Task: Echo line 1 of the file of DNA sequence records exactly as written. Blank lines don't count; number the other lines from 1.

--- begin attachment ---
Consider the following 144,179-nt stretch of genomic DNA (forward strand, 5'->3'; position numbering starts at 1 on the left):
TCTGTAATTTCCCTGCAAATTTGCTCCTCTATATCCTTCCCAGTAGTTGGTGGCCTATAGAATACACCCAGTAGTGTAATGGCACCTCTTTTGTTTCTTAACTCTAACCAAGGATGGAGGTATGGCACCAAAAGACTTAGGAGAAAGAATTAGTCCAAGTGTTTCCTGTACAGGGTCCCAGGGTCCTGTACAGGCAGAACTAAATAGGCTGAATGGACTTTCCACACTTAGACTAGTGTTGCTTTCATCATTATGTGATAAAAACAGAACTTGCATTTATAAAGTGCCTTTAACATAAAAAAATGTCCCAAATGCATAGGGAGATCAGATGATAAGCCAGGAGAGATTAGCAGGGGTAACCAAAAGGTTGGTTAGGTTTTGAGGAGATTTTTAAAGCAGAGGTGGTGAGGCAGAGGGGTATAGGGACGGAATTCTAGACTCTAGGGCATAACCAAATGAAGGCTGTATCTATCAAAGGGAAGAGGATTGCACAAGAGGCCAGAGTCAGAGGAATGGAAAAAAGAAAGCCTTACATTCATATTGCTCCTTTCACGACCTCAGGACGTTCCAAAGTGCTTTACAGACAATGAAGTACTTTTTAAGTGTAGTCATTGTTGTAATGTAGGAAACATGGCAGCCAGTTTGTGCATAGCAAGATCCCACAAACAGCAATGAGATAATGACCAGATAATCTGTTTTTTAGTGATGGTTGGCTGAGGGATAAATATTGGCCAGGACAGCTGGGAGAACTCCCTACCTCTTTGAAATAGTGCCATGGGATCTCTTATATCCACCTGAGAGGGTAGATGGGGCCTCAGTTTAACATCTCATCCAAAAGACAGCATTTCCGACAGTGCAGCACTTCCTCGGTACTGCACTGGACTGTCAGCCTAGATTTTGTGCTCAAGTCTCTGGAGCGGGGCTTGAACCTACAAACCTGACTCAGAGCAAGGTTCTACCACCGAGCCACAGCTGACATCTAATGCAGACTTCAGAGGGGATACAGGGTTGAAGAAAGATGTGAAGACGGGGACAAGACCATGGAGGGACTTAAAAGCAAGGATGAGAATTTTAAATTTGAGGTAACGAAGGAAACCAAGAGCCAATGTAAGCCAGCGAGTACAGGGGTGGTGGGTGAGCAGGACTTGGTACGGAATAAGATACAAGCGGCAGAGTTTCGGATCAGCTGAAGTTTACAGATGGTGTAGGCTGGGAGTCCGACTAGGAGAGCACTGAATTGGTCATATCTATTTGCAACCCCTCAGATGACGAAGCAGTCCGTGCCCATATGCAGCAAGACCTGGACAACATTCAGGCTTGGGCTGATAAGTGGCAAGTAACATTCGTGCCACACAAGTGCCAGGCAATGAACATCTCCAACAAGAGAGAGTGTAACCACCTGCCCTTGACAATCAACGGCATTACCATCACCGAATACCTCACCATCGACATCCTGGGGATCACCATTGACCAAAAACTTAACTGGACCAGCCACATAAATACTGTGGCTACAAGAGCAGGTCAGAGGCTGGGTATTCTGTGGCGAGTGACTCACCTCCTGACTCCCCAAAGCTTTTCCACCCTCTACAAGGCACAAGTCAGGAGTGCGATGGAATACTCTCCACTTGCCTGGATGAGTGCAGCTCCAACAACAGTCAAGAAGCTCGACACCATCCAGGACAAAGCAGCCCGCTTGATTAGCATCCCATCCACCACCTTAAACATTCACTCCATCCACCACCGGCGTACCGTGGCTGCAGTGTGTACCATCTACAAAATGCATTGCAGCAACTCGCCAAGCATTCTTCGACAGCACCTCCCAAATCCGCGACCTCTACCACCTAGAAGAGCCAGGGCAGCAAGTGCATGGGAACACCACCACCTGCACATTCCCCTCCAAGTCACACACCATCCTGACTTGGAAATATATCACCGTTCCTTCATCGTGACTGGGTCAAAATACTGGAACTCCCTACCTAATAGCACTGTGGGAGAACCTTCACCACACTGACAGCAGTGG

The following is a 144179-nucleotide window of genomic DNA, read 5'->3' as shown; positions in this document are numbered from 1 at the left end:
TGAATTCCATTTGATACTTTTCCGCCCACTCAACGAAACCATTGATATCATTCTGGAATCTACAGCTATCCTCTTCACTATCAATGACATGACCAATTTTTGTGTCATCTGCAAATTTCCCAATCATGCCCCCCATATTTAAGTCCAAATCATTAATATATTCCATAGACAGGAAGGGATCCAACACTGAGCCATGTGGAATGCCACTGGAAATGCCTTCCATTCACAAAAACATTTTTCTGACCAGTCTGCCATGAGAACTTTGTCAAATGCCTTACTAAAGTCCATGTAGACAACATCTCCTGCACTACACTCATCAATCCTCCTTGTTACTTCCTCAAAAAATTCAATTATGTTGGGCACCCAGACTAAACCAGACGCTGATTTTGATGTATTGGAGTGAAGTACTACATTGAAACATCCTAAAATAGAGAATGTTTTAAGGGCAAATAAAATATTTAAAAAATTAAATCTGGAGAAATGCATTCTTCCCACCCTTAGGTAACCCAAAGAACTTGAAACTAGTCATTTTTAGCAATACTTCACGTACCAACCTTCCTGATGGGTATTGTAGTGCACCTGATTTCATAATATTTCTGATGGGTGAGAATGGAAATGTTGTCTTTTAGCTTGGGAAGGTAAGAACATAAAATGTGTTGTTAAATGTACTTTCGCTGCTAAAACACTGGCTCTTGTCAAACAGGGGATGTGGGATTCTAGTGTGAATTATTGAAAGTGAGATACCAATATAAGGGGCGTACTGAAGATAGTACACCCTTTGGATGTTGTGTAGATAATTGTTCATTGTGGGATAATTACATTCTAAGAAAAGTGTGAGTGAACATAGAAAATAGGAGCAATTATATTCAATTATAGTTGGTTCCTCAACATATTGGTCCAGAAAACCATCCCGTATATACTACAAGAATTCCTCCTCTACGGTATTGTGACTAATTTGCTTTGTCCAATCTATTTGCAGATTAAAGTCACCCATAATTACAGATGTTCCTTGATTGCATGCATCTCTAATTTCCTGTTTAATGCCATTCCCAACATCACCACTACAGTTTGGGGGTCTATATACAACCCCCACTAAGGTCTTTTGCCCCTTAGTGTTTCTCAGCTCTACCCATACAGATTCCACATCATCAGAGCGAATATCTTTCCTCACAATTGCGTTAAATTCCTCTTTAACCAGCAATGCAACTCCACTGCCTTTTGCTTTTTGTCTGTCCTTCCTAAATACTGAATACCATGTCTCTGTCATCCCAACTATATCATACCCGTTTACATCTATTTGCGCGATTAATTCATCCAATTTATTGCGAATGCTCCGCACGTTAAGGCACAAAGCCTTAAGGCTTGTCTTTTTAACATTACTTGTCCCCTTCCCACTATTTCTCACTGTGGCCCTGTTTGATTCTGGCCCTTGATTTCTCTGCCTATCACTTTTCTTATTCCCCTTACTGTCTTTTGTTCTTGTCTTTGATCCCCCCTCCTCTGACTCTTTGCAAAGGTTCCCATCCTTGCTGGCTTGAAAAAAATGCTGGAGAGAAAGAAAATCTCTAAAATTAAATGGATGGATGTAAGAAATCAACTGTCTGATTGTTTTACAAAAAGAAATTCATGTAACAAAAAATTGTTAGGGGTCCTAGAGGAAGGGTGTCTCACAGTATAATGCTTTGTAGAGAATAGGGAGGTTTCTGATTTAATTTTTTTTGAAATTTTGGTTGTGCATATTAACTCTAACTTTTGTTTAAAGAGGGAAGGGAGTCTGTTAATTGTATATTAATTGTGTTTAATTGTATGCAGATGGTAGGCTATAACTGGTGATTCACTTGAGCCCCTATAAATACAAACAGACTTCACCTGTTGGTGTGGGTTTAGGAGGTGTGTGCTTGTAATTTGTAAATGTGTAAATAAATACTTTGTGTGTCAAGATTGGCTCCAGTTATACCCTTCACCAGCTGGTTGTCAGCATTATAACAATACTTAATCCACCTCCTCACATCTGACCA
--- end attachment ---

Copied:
Consider the following 144,179-nt stretch of genomic DNA (forward strand, 5'->3'; position numbering starts at 1 on the left):